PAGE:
Multicore Programming in PyPy and CPython
This is a short "position paper" kind of post about my view (Armin Rigo's) on the future of multicore programming in high-level languages. It is a summary of the keynote presentation at EuroPython. As I learned by talking with people afterwards, I am not a good enough speaker to manage to convey a deeper message in a 20-minutes talk. I will try instead to convey it in a 250-lines post...
This is about three points:
- We often hear about people wanting a version of Python running without the Global Interpreter Lock (GIL): a "GIL-less Python". But what we programmers really need is not just a GIL-less Python --- we need a higher-level way to write multithreaded programs than using directly threads and locks. One way is Automatic Mutual Exclusion (AME), which would give us an "AME Python".
- A good enough Software Transactional Memory (STM) system can be used as an internal tool to do that. This is what we are building into an "AME PyPy".
- The picture is darker for CPython, though there is a way too. The problem is that when we say STM, we think about either GCC 4.7's STM support, or Hardware Transactional Memory (HTM). However, both solutions are enough for a "GIL-less CPython", but not for "AME CPython", due to capacity limitations. For the latter, we need somehow to add some large-scale STM into the compiler.
Let me explain these points in more details.
GIL-less versus AME¶
The first point is in favor of the so-called Automatic Mutual Exclusion approach. The issue with using threads (in any language with or without a GIL) is that threads are fundamentally non-deterministic. In other words, the programs' behaviors are not reproductible at all, and worse, we cannot even reason about it --- it becomes quickly messy. We would have to consider all possible combinations of code paths and timings, and we cannot hope to write tests that cover all combinations. This fact is often documented as one of the main blockers towards writing successful multithreaded applications.
We need to solve this issue with a higher-level solution. Such solutions exist theoretically, and Automatic Mutual Exclusion (AME) is one of them. The idea of AME is that we divide the execution of each thread into a number of "atomic blocks". Each block is well-delimited and typically large. Each block runs atomically, as if it acquired a GIL for its whole duration. The trick is that internally we use Transactional Memory, which is a technique that lets the system run the atomic blocks from each thread in parallel, while giving the programmer the illusion that the blocks have been run in some global serialized order.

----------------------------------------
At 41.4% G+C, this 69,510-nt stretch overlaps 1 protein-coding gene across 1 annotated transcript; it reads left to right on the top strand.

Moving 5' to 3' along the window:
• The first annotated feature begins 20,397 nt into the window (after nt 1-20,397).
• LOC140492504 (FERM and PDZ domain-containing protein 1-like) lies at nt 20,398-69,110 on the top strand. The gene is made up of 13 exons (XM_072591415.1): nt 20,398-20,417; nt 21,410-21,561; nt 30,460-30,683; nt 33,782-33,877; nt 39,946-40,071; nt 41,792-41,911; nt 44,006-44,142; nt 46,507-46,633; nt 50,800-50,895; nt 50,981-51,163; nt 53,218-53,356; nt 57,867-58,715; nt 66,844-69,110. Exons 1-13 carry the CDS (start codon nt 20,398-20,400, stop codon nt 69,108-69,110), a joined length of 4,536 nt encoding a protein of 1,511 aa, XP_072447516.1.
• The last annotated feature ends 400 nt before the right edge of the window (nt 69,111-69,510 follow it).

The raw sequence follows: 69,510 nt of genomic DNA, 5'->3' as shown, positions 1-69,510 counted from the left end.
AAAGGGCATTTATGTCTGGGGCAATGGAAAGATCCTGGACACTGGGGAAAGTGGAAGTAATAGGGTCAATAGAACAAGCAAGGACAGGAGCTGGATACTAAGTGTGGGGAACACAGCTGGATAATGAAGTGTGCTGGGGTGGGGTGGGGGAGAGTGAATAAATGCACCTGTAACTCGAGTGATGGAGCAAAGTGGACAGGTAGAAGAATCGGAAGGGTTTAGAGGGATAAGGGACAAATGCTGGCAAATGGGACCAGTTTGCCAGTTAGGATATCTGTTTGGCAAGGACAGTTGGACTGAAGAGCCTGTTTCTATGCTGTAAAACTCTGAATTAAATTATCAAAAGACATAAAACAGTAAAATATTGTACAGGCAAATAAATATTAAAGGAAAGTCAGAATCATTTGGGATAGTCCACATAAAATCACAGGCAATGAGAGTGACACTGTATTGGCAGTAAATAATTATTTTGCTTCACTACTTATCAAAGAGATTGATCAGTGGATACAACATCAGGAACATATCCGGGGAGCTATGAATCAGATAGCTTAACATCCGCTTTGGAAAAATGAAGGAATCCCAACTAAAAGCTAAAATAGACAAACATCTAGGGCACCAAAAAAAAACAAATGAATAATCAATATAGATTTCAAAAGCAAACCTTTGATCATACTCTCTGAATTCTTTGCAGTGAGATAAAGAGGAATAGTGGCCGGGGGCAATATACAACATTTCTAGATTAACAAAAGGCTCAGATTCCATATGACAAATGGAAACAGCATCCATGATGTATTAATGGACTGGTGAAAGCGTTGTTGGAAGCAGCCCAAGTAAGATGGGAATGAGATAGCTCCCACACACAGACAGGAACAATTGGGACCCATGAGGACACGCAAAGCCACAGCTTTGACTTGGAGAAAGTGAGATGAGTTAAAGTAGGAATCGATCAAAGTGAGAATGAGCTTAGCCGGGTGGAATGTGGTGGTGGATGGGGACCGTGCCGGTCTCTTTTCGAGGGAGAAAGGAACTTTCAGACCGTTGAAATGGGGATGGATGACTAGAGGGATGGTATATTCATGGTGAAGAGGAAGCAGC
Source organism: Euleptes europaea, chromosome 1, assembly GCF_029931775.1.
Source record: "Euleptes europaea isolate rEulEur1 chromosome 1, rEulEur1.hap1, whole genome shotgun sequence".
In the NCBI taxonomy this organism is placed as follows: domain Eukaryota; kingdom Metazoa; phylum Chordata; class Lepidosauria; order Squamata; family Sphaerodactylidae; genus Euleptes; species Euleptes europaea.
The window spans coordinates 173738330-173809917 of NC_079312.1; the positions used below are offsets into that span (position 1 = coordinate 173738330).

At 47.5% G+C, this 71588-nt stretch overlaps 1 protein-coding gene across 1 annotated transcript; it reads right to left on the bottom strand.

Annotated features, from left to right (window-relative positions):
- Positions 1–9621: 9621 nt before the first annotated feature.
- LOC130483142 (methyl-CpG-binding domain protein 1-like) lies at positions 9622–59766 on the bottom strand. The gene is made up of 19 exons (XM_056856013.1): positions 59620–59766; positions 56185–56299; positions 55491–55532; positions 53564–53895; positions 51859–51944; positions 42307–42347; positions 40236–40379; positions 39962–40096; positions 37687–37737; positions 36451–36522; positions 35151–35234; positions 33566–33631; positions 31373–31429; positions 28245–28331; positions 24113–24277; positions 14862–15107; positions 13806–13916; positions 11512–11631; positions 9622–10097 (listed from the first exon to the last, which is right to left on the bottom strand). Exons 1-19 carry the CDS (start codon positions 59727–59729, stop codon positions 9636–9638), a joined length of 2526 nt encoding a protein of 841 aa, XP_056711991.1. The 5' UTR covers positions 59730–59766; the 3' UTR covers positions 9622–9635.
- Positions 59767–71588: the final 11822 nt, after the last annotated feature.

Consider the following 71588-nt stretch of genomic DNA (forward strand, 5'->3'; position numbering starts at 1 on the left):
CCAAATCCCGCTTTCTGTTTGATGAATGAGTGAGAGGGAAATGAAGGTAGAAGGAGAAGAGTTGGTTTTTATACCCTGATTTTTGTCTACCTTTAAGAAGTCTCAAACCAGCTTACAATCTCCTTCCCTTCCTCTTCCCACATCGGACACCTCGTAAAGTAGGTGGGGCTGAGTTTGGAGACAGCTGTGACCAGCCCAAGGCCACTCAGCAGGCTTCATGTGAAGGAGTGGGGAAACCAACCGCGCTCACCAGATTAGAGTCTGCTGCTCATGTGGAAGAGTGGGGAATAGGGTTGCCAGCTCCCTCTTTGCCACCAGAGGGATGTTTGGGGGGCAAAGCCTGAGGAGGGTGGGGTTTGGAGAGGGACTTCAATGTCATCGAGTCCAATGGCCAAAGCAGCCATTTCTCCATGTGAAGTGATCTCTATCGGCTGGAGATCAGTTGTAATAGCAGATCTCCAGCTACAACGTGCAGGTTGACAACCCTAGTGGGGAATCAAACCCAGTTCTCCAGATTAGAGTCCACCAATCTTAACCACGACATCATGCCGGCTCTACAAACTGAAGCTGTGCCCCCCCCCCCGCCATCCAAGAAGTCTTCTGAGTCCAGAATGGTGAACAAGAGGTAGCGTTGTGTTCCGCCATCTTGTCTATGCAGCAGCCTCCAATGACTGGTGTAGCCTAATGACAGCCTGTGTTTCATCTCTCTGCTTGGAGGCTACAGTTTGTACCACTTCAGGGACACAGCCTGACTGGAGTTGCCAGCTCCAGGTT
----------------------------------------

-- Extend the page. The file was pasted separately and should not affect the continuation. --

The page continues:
This doesn't magically solve all possible issues, but it helps a lot: it is far easier to reason in terms of a random ordering of large atomic blocks than in terms of a random ordering of lines of code --- not to mention the mess that multithreaded C is, where even a random ordering of instructions is not a sufficient model any more.
How do such atomic blocks look like? For example, a program might contain a loop over all keys of a dictionary, performing some "mostly-independent" work on each value. This is a typical example: each atomic block is one iteration through the loop. By using the technique described here, we can run the iterations in parallel (e.g. using a thread pool) but using AME to ensure that they appear to run serially.
In Python, we don't care about the order in which the loop iterations are done, because we are anyway iterating over the keys of a dictionary. So we get exactly the same effect as before: the iterations still run in some random order, but --- and that's the important point --- they appear to run in a global serialized order. In other words, we introduced parallelism, but only under the hood: from the programmer's point of view, his program still appears to run completely serially. Parallelisation as a theoretically invisible optimization... more about the "theoretically" in the next paragraph.
Note that randomness of order is not fundamental: they are techniques building on top of AME that can be used to force the order of the atomic blocks, if needed.
PyPy and STM/AME¶
Talking more precisely about PyPy: the current prototype pypy-stm is doing precisely this. In pypy-stm, the length of the atomic blocks is selected in one of two ways: either explicitly or automatically.
The automatic selection gives blocks corresponding to some small number of bytecodes, in which case we have merely a GIL-less Python: multiple threads will appear to run serially, with the execution randomly switching from one thread to another at bytecode boundaries, just like in CPython.